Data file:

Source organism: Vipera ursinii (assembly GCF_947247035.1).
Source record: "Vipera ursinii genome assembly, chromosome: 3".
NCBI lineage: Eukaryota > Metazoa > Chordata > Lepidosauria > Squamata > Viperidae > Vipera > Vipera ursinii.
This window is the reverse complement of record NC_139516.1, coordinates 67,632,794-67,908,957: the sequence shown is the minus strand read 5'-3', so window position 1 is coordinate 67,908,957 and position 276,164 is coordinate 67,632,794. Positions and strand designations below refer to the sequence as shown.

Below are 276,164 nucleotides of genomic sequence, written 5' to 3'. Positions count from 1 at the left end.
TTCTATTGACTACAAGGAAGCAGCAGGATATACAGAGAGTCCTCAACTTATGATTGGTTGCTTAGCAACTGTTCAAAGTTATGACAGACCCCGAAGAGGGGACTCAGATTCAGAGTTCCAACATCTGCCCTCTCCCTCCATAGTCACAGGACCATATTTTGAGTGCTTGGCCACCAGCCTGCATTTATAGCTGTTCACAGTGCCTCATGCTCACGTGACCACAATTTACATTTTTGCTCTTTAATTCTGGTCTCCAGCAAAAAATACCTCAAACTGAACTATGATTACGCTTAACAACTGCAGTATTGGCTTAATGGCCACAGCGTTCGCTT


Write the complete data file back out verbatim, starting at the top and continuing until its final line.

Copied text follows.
Source organism: Vipera ursinii (assembly GCF_947247035.1).
Source record: "Vipera ursinii genome assembly, chromosome: 3".
NCBI lineage: Eukaryota > Metazoa > Chordata > Lepidosauria > Squamata > Viperidae > Vipera > Vipera ursinii.
This window is the reverse complement of record NC_139516.1, coordinates 67,632,794-67,908,957: the sequence shown is the minus strand read 5'-3', so window position 1 is coordinate 67,908,957 and position 276,164 is coordinate 67,632,794. Positions and strand designations below refer to the sequence as shown.

Below are 276,164 nucleotides of genomic sequence, written 5' to 3'. Positions count from 1 at the left end.
TTCTATTGACTACAAGGAAGCAGCAGGATATACAGAGAGTCCTCAACTTATGATTGGTTGCTTAGCAACTGTTCAAAGTTATGACAGACCCCGAAGAGGGGACTCAGATTCAGAGTTCCAACATCTGCCCTCTCCCTCCATAGTCACAGGACCATATTTTGAGTGCTTGGCCACCAGCCTGCATTTATAGCTGTTCACAGTGCCTCATGCTCACGTGACCACAATTTACATTTTTGCTCTTTAATTCTGGTCTCCAGCAAAAAATACCTCAAACTGAACTATGATTACGCTTAACAACTGCAGTATTGGCTTAATGGCCACAGCGTTCGCTT